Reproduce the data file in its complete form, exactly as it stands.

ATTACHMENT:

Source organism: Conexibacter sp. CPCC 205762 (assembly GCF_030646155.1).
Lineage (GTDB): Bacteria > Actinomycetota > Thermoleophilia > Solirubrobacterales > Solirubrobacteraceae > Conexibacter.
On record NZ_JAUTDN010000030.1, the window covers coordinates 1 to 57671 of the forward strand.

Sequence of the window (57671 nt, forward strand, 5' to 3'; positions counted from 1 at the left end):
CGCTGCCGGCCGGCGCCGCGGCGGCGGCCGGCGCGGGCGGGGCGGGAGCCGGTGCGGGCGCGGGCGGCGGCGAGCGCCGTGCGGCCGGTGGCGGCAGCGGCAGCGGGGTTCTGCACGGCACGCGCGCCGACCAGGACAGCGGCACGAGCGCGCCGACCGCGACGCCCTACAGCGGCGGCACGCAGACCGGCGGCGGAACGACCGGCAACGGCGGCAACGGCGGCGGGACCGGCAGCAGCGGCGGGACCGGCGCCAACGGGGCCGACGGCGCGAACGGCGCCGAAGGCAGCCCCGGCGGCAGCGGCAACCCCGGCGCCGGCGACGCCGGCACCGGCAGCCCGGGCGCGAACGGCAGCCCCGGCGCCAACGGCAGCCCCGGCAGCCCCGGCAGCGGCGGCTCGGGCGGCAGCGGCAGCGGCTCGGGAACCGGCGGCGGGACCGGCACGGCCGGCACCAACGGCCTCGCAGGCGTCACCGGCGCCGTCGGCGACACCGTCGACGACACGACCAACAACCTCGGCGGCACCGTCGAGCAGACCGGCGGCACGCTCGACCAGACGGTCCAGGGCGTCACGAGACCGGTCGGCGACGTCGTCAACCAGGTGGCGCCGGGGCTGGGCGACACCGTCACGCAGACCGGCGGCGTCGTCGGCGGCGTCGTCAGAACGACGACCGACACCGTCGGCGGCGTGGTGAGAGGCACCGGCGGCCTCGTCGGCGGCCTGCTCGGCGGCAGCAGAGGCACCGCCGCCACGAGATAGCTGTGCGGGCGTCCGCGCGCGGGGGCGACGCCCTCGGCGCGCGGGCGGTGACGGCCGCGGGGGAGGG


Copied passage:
Source organism: Conexibacter sp. CPCC 205762 (assembly GCF_030646155.1).
Lineage (GTDB): Bacteria > Actinomycetota > Thermoleophilia > Solirubrobacterales > Solirubrobacteraceae > Conexibacter.
On record NZ_JAUTDN010000030.1, the window covers coordinates 1 to 57671 of the forward strand.

Sequence of the window (57671 nt, forward strand, 5' to 3'; positions counted from 1 at the left end):
CGCTGCCGGCCGGCGCCGCGGCGGCGGCCGGCGCGGGCGGGGCGGGAGCCGGTGCGGGCGCGGGCGGCGGCGAGCGCCGTGCGGCCGGTGGCGGCAGCGGCAGCGGGGTTCTGCACGGCACGCGCGCCGACCAGGACAGCGGCACGAGCGCGCCGACCGCGACGCCCTACAGCGGCGGCACGCAGACCGGCGGCGGAACGACCGGCAACGGCGGCAACGGCGGCGGGACCGGCAGCAGCGGCGGGACCGGCGCCAACGGGGCCGACGGCGCGAACGGCGCCGAAGGCAGCCCCGGCGGCAGCGGCAACCCCGGCGCCGGCGACGCCGGCACCGGCAGCCCGGGCGCGAACGGCAGCCCCGGCGCCAACGGCAGCCCCGGCAGCCCCGGCAGCGGCGGCTCGGGCGGCAGCGGCAGCGGCTCGGGAACCGGCGGCGGGACCGGCACGGCCGGCACCAACGGCCTCGCAGGCGTCACCGGCGCCGTCGGCGACACCGTCGACGACACGACCAACAACCTCGGCGGCACCGTCGAGCAGACCGGCGGCACGCTCGACCAGACGGTCCAGGGCGTCACGAGACCGGTCGGCGACGTCGTCAACCAGGTGGCGCCGGGGCTGGGCGACACCGTCACGCAGACCGGCGGCGTCGTCGGCGGCGTCGTCAGAACGACGACCGACACCGTCGGCGGCGTGGTGAGAGGCACCGGCGGCCTCGTCGGCGGCCTGCTCGGCGGCAGCAGAGGCACCGCCGCCACGAGATAGCTGTGCGGGCGTCCGCGCGCGGGGGCGACGCCCTCGGCGCGCGGGCGGTGACGGCCGCGGGGGAGGG